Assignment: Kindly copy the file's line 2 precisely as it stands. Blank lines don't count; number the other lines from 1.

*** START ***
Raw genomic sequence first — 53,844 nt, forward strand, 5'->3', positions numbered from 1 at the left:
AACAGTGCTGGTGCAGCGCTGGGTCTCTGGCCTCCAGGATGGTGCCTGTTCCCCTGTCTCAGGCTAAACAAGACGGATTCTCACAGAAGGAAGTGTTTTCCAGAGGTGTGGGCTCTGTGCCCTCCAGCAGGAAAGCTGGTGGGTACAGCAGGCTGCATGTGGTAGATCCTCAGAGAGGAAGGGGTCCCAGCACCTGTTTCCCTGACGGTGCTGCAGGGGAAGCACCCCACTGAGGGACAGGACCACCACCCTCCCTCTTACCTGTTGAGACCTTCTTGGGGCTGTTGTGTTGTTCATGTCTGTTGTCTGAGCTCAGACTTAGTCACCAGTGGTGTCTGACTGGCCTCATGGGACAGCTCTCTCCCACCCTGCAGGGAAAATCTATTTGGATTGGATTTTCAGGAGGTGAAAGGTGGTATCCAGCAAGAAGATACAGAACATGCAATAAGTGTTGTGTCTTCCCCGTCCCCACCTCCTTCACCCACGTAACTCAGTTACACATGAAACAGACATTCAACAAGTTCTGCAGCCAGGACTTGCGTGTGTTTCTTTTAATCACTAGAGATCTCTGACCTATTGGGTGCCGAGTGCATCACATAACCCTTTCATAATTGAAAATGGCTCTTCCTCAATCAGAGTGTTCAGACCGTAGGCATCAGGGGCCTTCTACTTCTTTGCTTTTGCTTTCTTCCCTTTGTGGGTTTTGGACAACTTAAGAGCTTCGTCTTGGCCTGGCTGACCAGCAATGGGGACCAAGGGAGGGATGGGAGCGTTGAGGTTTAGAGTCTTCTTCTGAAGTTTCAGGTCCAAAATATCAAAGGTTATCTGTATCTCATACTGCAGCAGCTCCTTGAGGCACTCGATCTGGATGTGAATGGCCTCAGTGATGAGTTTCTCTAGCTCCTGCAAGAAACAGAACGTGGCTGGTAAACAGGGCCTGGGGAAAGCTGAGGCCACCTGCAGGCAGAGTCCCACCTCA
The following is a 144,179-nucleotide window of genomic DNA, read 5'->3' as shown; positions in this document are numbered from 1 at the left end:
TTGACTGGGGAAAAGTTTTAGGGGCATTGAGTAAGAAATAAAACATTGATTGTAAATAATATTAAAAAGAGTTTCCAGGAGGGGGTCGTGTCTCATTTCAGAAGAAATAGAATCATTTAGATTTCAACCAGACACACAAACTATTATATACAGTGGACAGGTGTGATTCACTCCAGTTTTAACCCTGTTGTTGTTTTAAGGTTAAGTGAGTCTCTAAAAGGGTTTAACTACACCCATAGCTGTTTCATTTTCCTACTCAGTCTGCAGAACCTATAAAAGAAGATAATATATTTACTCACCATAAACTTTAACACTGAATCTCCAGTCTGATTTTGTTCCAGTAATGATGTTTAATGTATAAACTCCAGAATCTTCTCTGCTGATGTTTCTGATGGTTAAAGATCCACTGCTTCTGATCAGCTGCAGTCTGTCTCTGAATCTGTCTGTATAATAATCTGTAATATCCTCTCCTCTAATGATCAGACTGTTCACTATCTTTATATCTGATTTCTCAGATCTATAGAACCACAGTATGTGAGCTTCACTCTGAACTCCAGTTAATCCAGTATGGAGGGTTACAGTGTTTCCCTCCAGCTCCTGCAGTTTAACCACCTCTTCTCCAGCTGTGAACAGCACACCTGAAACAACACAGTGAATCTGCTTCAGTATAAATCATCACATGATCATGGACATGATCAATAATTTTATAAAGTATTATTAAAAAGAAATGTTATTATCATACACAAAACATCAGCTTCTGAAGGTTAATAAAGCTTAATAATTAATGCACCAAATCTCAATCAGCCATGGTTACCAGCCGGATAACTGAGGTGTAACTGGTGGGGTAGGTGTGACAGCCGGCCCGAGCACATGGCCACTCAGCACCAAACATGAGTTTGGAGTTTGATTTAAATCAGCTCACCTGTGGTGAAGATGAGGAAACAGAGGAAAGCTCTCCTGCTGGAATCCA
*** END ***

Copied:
AACAGTGCTGGTGCAGCGCTGGGTCTCTGGCCTCCAGGATGGTGCCTGTTCCCCTGTCTCAGGCTAAACAAGACGGATTCTCACAGAAGGAAGTGTTTTCCAGAGGTGTGGGCTCTGTGCCCTCCAGCAGGAAAGCTGGTGGGTACAGCAGGCTGCATGTGGTAGATCCTCAGAGAGGAAGGGGTCCCAGCACCTGTTTCCCTGACGGTGCTGCAGGGGAAGCACCCCACTGAGGGACAGGACCACCACCCTCCCTCTTACCTGTTGAGACCTTCTTGGGGCTGTTGTGTTGTTCATGTCTGTTGTCTGAGCTCAGACTTAGTCACCAGTGGTGTCTGACTGGCCTCATGGGACAGCTCTCTCCCACCCTGCAGGGAAAATCTATTTGGATTGGATTTTCAGGAGGTGAAAGGTGGTATCCAGCAAGAAGATACAGAACATGCAATAAGTGTTGTGTCTTCCCCGTCCCCACCTCCTTCACCCACGTAACTCAGTTACACATGAAACAGACATTCAACAAGTTCTGCAGCCAGGACTTGCGTGTGTTTCTTTTAATCACTAGAGATCTCTGACCTATTGGGTGCCGAGTGCATCACATAACCCTTTCATAATTGAAAATGGCTCTTCCTCAATCAGAGTGTTCAGACCGTAGGCATCAGGGGCCTTCTACTTCTTTGCTTTTGCTTTCTTCCCTTTGTGGGTTTTGGACAACTTAAGAGCTTCGTCTTGGCCTGGCTGACCAGCAATGGGGACCAAGGGAGGGATGGGAGCGTTGAGGTTTAGAGTCTTCTTCTGAAGTTTCAGGTCCAAAATATCAAAGGTTATCTGTATCTCATACTGCAGCAGCTCCTTGAGGCACTCGATCTGGATGTGAATGGCCTCAGTGATGAGTTTCTCTAGCTCCTGCAAGAAACAGAACGTGGCTGGTAAACAGGGCCTGGGGAAAGCTGAGGCCACCTGCAGGCAGAGTCCCACCTCA